Women’s Eye Health
August 11th, 2016 8:46pm
“More women than men have cataracts, glaucoma and macular degeneration, according to a recent study by Prevent Blindness,” Sarah Hecker, director of media relations, said by email, per the 2014 report, “The Future of Vision: Forecasting the Prevalence and Costs of Vision Problems.” “And, more women than men have dry eye syndrome. Those numbers will only continue to rise as the U.S. population ages.”
During pregnancy, some women experience vision issues, Hecker said, including refractive changes that can affect the strength of a woman’s eyeglasses or contact lens, puffy eyelids that can interfere with peripheral vision, migraine headaches that can cause a sensitivity to light, diabetes that can result in blurred vision, and pregnancy-induced hypertension that can cause blurred vision and seeing spots.
“Prevent Blindness recommends everyone … receive regular eye exams,” Hecker said. “At age 40, it is recommended that everyone get a baseline, dilated eye exam, so that doctors can monitor the eyes for any changes.”
Brian Powell, an optometrist with Southern Dutchess Eyecare in Fishkill and president of the Hudson Valley Optometric Association, said many eye difficulties occur as a result of aging and because there are more older women than men, women are primary candidates for eye health issues.
“Cataracts, macular degeneration, diabetic retinopathy manifest more as people get older and women live longer,” said Powell, who also is a trustee for the New York State Optometric Association.
Powell said women’s changing hormones and lifestyles can create eye problems, especially after menopause when dry eye in women increases, either from hormonal fluctuations or effects from supplements taken to reduce menopause’s off-putting symptoms.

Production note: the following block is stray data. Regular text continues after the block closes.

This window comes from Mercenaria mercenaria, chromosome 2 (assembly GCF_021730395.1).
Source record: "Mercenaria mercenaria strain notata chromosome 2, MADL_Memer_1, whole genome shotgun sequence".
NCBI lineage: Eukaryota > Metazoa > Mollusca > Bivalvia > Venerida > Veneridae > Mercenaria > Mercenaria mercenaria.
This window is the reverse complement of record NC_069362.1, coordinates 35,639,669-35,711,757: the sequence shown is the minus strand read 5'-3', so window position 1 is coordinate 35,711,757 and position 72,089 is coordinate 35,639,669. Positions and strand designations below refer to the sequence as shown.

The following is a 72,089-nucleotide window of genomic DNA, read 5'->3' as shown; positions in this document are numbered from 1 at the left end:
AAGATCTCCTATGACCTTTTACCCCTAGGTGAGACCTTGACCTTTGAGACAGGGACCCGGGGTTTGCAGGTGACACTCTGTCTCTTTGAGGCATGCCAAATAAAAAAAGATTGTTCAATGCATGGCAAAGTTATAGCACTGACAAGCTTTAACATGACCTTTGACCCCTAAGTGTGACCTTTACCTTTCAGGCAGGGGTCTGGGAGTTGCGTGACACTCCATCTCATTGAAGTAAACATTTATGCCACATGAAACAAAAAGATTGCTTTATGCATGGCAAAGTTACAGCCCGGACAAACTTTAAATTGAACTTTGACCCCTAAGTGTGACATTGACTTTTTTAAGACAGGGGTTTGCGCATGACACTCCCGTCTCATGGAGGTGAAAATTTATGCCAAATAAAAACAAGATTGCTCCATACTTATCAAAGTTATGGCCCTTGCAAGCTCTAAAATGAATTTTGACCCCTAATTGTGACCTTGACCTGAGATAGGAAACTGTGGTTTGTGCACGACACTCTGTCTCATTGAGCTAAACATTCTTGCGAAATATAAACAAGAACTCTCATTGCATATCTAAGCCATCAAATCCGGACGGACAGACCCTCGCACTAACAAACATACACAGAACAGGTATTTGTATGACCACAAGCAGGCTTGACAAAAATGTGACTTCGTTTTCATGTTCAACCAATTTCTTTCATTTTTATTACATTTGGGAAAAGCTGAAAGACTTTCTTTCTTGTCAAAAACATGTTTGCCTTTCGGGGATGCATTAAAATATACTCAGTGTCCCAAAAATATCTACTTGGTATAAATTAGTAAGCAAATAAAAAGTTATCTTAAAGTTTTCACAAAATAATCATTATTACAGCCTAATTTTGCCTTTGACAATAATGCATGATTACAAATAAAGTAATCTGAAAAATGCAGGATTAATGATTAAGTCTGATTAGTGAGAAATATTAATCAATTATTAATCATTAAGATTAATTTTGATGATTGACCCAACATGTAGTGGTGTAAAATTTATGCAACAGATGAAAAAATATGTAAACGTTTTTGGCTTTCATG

•Nearsightedness or myopia, where close objects are clearer than distant ones, happens when the cornea is too long and often is diagnosed in childhood. Farsightedness, when distant objects are clearer than close ones, result from a flattened cornea and is called presbyopia when it develops from result aging.
•Cataracts occur with age and result when fibers in the eye’s lens no longer line up properly, clouding vision. Excessive delay in cataract removal can hamper depth perception, clarity and night vision, plus obstruct other eye conditions and lead to a possible rupture, hindering the cataract’s removal.
•Glaucoma has a familial link and relates to a build-up of pressure in the eye, compromising cell health and causing reduced eyesight or loss of vision. Often the pressure isn’t felt, with an unnoticed loss of minor peripheral vision, earning glaucoma the tag — the silent thief of sight.
•Macular degeneration generally afflicts seniors and relates to malformations in the retina that cause a separation of its layers, significantly reducing vision. The condition can leave people unable to read or recognize faces, leading to feelings of disconnectedness and depression.
•Uncontrolled diabetes, a systemic condition, can cause blood vessels to leak fluid, resulting in dot hemorrhages in the eye. More serious is the possible build-up of fluid, which can blur vision.
•Uveitis relates to the swelling of the iris and can mimic bacterial conjunctivitis, but is from an inflammatory disorder, such as Lyme disease.
Source: Brian Powell, optometrist, Southern Dutchess Eyecare; president, Hudson Valley Optometric Association; trustee, New York State Optometric Association